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Published June 1, 1997 | public
Journal Article

MASH1 maintains competence for BMP2-induced neuronal differentiation in post-migratory neural crest cells


Background: The interplay between growth factors and transcription factors in vertebrate neurogenesis is poorly understood. MASH1 is a basic helix–loop–helix (bHLH) transcription factor that is essential for autonomic neurogenesis. Bone morphogenetic protein (BMP) 2, and its relative BMP4, have been shown to induce expression of MASH1 and to promote autonomic neuronal differentiation in neural crest stem cells. The relationship between expression of MASH1 and the neurogenic competence of neural crest cells has not been investigated, however. Results: We have examined the function of MASH1 in neurogenic competence using a population of immuno-isolated neural-crest-derived progenitor cells. Post-migratory neural crest cells isolated from fetal rat gut expressed Mash1, yet comprised a mixture of committed neuronal precursors and non-neuronal cells. The non-neuronal cells remained competent to differentiate to neurons, however, if challenged with BMP2. Such competence declines with time and is paralleled by a decline in Mash1 expression in the cells. Expression of endogenous Mash1 can be maintained by BMP2; in turn, constitutive expression of Mash1 from a retroviral vector maintains competence for neuronal differentiation in response to late addition of BMP2. Conclusions: These data suggest that MASH1 promotes competence for neurogenesis, in a manner similar to its homologs, the proneural genes achaete–scute in Drosophila. They also reveal an unexpected feedback interaction between BMP2 and MASH1 during neuronal differentiation. MASH1 may play multiple roles at successive stages of development within a neurogenic lineage, only one of which is revealed by a loss-of-function mutation.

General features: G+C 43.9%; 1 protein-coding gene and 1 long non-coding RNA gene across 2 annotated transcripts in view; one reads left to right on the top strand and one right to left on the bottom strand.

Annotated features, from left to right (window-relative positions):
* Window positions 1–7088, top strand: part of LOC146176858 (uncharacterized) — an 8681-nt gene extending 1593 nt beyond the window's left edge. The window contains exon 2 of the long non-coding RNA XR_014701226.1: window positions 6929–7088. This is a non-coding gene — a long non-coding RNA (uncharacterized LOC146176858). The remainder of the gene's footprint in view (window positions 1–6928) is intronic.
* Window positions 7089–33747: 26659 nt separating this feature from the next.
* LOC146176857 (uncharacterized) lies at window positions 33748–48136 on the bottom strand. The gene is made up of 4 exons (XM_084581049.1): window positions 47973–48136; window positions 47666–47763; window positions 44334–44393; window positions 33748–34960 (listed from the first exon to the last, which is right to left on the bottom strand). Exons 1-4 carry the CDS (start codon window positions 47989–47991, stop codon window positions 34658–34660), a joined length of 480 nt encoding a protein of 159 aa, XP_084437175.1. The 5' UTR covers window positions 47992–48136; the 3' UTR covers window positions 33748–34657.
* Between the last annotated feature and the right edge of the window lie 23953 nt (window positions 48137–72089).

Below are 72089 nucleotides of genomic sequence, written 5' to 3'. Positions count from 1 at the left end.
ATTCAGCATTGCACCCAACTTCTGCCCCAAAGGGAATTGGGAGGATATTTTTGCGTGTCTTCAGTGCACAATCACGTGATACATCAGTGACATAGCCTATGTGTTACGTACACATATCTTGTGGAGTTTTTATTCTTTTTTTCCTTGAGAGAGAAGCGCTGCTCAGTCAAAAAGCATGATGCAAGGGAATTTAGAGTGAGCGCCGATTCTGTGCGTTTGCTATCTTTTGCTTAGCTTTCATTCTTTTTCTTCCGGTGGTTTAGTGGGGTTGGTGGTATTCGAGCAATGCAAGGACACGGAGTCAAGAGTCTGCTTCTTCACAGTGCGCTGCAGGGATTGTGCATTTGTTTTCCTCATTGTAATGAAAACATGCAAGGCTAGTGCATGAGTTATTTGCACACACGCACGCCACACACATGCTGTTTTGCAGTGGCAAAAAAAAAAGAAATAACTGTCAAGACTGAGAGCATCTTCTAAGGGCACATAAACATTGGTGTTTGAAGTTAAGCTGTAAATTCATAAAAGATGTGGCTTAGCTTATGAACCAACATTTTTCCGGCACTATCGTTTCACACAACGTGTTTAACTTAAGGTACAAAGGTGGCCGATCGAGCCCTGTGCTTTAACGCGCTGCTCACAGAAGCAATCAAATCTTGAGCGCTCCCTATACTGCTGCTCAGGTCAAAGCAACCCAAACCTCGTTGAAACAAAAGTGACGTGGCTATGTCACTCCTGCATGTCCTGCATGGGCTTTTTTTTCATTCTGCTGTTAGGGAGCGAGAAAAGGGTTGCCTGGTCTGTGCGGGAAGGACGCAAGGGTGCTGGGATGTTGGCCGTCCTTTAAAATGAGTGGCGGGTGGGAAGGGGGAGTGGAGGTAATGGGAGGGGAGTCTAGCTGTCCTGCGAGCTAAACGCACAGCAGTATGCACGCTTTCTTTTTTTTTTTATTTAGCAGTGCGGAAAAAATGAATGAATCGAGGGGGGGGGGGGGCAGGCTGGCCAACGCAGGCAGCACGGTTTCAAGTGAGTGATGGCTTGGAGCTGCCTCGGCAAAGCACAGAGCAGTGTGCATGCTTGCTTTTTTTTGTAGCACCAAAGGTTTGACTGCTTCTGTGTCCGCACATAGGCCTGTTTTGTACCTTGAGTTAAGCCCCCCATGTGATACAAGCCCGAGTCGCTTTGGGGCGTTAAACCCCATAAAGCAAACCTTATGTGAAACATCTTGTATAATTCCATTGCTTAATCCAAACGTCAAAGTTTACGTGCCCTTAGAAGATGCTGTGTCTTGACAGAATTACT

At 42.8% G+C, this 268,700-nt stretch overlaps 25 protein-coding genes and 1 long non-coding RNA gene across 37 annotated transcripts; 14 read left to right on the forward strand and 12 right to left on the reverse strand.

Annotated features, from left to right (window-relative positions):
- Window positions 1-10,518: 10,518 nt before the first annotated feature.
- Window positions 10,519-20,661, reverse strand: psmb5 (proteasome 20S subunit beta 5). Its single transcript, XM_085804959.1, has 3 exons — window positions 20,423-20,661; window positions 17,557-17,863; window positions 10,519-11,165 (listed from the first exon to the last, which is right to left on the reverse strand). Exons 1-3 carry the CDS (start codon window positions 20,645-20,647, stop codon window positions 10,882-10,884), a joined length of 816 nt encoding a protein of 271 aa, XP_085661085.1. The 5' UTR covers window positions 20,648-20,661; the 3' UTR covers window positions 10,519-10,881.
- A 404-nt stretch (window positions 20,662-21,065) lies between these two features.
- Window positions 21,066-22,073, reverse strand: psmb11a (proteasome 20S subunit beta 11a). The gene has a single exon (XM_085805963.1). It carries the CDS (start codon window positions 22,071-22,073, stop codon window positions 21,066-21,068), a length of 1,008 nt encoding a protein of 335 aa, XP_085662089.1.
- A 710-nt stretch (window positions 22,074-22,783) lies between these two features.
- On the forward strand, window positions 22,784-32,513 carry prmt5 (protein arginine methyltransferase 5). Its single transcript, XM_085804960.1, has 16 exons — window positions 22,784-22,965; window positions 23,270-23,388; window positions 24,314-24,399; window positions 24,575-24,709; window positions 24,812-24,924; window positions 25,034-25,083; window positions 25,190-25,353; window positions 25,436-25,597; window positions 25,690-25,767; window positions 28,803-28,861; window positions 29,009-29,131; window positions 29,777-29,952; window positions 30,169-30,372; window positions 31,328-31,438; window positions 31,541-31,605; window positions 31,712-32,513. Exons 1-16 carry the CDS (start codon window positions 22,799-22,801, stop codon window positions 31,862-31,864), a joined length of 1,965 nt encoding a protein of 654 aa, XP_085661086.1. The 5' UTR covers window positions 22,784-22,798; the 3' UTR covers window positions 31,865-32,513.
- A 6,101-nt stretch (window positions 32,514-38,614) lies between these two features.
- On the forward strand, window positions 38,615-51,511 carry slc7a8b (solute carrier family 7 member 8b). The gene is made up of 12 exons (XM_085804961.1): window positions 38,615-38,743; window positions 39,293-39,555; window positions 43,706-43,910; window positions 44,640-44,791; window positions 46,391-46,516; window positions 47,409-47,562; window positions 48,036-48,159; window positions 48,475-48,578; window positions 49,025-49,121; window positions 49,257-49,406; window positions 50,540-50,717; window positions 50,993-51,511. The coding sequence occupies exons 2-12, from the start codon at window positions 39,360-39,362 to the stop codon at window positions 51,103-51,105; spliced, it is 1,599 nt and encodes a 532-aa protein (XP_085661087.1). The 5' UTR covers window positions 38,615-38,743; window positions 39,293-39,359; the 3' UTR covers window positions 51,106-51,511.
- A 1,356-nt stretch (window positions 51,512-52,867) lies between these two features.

Additional Information

© 1997 Current Biology Ltd. Under an Elsevier user license. Received: 10 March 1997; Revised: 7 May 1997; Accepted: 7 May 1997; Published: 22 May 1997. We thank Genetics Institute for their gift of BMP2, and Marianne Bronner-Fraser, Barbara Wold, Qiufu Ma, and Nirao Shah for their critical reading of the manuscript. We also thank Rochelle Diamond, Pat Koen and the Caltech Cell Sorter Facility for expert help with preparative FACS, and members of the Anderson lab for thoughtful discussions. D.J.A. is an Investigator of the Howard Hughes Medical Institute.

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